There is good reason to be “unsympathetic” towards todays Uber driver protests says Unite Glasgow Cab Section.
The taxi driver group took to Facebook to vent its frustrations towards the controversial ride-hailing app and its licensing authority by calling the minicab cab service “illegally licensed in Scotland”.
The driver representatives also went on to suggest it was understandable why taxi and private hire drivers might appear unsympathetic to Uber drivers who are striking today over workers rights and low pay conditions.
A spokesperson from Unite Glasgow Cab Section said via their Facebook Page: “On the day that Uber drivers are striking across the UK due to poverty pay, it is worthwhile remembering that Uber is illegally licensed in Scotland.
“Glasgow City Council Licensing justified giving Uber a Booking Office licence for two reasons;
“(1) The 1982 Civic Government Scotland Act is dated and does not cover app based booking systems; and
“(2) There was nothing to stop Uber operating outside the legislation and it was better to have it regulated within the legislative framework.
“Let’s look at the first; reason above for granting Uber a Booking Office Licence.
“The Scottish Government started a consultation in 2014 on a new bill, which would be enacted as Air Weapons and Licensing (Scotland) Act 2015. Glasgow City Council submitted the following comment during consultation:
“In preparing for the near future, the Authority would suggest that the Scottish Government examine the interface between the Booking Office legislation and app based booking systems. The legislation should be amended to ensure that any future booking systems are delivered in a way that public safety is protected and that both licensing and enforcement authorities have access to the information that they require to effectively regulate the trade.”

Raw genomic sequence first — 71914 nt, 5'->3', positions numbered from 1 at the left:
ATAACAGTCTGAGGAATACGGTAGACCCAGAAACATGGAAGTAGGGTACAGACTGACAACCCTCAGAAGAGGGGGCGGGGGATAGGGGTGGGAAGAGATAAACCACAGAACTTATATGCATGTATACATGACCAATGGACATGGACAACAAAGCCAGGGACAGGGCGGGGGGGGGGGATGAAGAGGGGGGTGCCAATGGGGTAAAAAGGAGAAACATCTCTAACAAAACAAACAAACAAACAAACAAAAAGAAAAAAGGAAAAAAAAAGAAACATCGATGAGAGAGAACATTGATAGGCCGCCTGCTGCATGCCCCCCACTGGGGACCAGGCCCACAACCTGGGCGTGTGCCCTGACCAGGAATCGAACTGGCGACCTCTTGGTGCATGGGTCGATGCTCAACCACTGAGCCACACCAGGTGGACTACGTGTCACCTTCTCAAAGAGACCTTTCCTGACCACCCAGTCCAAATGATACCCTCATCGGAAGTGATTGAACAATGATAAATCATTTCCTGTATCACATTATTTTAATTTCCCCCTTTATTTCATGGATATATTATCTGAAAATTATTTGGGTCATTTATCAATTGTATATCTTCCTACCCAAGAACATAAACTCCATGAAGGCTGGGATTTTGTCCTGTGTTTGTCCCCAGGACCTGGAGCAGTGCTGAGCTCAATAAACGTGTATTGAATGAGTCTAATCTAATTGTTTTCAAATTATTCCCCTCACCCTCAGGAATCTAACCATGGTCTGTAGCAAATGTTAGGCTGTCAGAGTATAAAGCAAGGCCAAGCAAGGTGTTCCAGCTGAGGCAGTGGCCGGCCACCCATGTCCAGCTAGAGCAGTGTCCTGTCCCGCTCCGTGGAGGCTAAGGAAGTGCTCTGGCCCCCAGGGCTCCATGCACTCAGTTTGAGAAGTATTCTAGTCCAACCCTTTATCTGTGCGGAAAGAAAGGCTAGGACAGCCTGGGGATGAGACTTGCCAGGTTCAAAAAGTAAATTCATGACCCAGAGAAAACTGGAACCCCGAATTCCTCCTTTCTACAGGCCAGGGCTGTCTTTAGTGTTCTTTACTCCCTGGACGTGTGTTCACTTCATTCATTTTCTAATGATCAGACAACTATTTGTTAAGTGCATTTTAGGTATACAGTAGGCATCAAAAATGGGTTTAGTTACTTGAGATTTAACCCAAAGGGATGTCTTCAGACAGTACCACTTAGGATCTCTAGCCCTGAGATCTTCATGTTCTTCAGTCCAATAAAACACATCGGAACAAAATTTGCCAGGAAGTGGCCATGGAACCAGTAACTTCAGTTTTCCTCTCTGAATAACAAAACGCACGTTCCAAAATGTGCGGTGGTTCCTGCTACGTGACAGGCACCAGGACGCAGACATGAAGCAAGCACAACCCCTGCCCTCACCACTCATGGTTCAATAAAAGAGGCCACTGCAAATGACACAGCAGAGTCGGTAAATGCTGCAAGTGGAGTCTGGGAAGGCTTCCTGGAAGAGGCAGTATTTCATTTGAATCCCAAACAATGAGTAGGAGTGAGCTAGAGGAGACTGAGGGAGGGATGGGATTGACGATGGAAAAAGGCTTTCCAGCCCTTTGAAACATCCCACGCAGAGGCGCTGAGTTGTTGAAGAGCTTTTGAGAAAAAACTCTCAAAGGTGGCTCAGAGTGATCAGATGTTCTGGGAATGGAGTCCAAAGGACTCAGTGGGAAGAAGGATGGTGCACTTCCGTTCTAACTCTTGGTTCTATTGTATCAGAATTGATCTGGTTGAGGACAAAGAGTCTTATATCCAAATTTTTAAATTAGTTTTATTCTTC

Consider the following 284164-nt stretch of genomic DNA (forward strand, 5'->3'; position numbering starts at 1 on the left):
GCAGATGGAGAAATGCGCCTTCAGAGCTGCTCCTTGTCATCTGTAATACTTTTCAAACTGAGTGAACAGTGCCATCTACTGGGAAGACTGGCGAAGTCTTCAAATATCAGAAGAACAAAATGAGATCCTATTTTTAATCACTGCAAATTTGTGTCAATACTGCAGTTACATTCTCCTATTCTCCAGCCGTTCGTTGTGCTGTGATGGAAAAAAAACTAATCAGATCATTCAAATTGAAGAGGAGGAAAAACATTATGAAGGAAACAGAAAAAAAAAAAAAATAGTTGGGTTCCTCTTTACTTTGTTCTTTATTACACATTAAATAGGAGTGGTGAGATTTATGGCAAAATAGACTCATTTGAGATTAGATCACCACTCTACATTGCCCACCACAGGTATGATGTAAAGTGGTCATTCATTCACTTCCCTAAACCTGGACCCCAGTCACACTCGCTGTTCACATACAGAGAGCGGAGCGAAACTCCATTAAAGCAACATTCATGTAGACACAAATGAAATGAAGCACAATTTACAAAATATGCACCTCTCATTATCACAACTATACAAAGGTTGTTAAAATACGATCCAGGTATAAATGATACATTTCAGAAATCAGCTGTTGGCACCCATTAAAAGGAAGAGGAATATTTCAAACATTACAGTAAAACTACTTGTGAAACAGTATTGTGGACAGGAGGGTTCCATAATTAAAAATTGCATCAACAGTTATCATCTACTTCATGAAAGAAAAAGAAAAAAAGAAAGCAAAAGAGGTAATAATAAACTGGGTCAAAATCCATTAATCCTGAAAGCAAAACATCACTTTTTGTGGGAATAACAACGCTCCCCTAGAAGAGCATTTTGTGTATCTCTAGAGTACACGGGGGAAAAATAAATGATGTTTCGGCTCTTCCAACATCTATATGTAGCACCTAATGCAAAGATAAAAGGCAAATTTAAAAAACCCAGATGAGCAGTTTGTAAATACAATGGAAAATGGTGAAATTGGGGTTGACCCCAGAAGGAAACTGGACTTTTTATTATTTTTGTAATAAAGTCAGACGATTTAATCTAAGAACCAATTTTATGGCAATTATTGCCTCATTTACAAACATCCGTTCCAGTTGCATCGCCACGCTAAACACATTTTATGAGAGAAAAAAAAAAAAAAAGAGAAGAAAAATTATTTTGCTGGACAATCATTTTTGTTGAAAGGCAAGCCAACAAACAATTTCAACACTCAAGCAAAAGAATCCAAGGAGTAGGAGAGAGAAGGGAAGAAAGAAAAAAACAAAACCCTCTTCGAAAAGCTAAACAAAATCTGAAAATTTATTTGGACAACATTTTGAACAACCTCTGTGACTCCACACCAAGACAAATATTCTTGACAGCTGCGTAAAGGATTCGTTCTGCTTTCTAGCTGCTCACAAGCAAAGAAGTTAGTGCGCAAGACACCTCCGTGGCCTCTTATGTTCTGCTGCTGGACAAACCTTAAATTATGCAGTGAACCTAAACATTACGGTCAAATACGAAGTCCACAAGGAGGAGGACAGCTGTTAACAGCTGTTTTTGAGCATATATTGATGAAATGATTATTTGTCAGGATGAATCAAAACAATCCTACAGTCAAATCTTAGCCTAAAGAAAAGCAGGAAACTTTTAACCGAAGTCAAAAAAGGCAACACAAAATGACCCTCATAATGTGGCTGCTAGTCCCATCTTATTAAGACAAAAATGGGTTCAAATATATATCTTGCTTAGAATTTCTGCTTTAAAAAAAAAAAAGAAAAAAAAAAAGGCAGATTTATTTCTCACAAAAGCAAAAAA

“Even though Uber was well established in the US and expanding globally, Scottish Government legislators decided to ignore Glasgow City Council’s suggestion and DID NOT amend The Civic Government (Scotland) Act 1982 (Licensing of Booking Offices) Order 2009.
“So it stands that Uber is illegally licensed in Scotland. It has a sham Booking Office in Buchanan St that does not accept bookings, dispatch vehicles, take payment or invoice customers. All these functions are carried out by Uber BV based in Holland. This allows Uber to siphon monies from the UK untaxed and to pay negligible tax on earnings, using a common rouse called the ‘Dutch Sandwich’. As well as venture capital, Uber is able to undercut competitors because it pays negligible UK tax and does not collect VAT.
“The second justification that Uber could/would have operated outside the Booking Office legislation. It just simply would not have happened. As unethical as Uber has shown to be, it has relied on licensing to carry on its business. Some Cities have asked Uber to comply with legislation, causing Uber to withdraw its service, Copenhagen being a notable example. It stands that Glasgow City Council has adopted taxi and private hire legislation. Anyone operating in the Glasgow area unlicensed is committing a punishable offence and it becomes a Police matter.
“If the Cab Section, taxi and private hire drivers appear unsympathetic to Uber drivers strike today, it’s for good reason. There are alternatives to working for an illegally licensed Corp.”